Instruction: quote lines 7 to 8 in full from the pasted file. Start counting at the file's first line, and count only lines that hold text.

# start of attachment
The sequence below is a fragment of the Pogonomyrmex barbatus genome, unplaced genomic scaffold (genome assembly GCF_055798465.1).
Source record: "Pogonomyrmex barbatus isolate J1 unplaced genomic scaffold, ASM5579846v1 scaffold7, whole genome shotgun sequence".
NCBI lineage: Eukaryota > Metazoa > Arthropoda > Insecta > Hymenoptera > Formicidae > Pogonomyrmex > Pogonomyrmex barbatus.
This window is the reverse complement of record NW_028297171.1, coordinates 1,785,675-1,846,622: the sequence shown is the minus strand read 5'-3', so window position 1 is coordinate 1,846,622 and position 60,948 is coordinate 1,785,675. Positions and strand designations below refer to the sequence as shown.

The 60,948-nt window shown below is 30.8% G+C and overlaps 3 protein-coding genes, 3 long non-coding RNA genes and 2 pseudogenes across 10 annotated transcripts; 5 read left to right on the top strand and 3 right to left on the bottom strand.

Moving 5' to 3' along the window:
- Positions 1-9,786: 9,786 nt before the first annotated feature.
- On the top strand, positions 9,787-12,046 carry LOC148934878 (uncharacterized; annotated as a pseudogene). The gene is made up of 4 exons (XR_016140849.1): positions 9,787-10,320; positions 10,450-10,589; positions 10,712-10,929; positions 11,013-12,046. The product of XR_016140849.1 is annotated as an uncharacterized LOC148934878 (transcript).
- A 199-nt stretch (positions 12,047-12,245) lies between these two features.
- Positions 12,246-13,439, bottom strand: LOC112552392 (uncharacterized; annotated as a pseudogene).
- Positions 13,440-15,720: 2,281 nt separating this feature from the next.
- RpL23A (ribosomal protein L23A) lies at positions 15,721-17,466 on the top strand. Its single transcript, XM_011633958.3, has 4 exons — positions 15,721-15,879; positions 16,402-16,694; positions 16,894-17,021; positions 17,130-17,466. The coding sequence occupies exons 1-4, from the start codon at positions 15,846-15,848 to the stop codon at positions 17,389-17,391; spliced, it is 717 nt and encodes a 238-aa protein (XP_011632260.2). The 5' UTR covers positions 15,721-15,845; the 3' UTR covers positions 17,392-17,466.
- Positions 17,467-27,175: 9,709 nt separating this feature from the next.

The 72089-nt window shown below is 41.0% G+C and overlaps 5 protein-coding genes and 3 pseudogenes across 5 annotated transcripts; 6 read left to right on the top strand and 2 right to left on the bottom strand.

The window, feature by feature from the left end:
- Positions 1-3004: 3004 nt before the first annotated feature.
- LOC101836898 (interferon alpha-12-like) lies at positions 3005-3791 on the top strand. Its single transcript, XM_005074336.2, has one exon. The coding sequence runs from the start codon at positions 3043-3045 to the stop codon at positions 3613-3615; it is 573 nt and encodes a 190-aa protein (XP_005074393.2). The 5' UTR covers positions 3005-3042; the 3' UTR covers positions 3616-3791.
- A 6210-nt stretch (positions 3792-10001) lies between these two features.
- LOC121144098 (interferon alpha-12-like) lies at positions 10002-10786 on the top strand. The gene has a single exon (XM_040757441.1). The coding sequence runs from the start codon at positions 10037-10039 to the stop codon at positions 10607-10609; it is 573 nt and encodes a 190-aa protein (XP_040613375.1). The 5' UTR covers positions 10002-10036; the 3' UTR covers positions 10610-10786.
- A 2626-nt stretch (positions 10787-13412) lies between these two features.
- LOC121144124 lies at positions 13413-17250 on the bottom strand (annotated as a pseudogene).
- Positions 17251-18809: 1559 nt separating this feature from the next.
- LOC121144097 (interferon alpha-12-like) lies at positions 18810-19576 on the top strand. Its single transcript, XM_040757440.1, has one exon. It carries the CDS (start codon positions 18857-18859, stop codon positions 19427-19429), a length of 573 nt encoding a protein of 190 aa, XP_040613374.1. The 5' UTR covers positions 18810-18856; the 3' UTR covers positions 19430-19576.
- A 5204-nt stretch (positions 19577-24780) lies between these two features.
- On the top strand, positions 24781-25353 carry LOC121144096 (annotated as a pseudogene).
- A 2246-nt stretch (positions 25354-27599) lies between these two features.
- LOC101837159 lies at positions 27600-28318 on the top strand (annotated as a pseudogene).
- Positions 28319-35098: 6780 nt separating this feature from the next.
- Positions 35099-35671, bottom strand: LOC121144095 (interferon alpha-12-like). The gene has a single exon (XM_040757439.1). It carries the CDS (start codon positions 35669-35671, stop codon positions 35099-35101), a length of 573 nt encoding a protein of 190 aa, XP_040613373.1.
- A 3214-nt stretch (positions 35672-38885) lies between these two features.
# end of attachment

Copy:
- Positions 1-9,786: 9,786 nt before the first annotated feature.
- On the top strand, positions 9,787-12,046 carry LOC148934878 (uncharacterized; annotated as a pseudogene). The gene is made up of 4 exons (XR_016140849.1): positions 9,787-10,320; positions 10,450-10,589; positions 10,712-10,929; positions 11,013-12,046. The product of XR_016140849.1 is annotated as an uncharacterized LOC148934878 (transcript).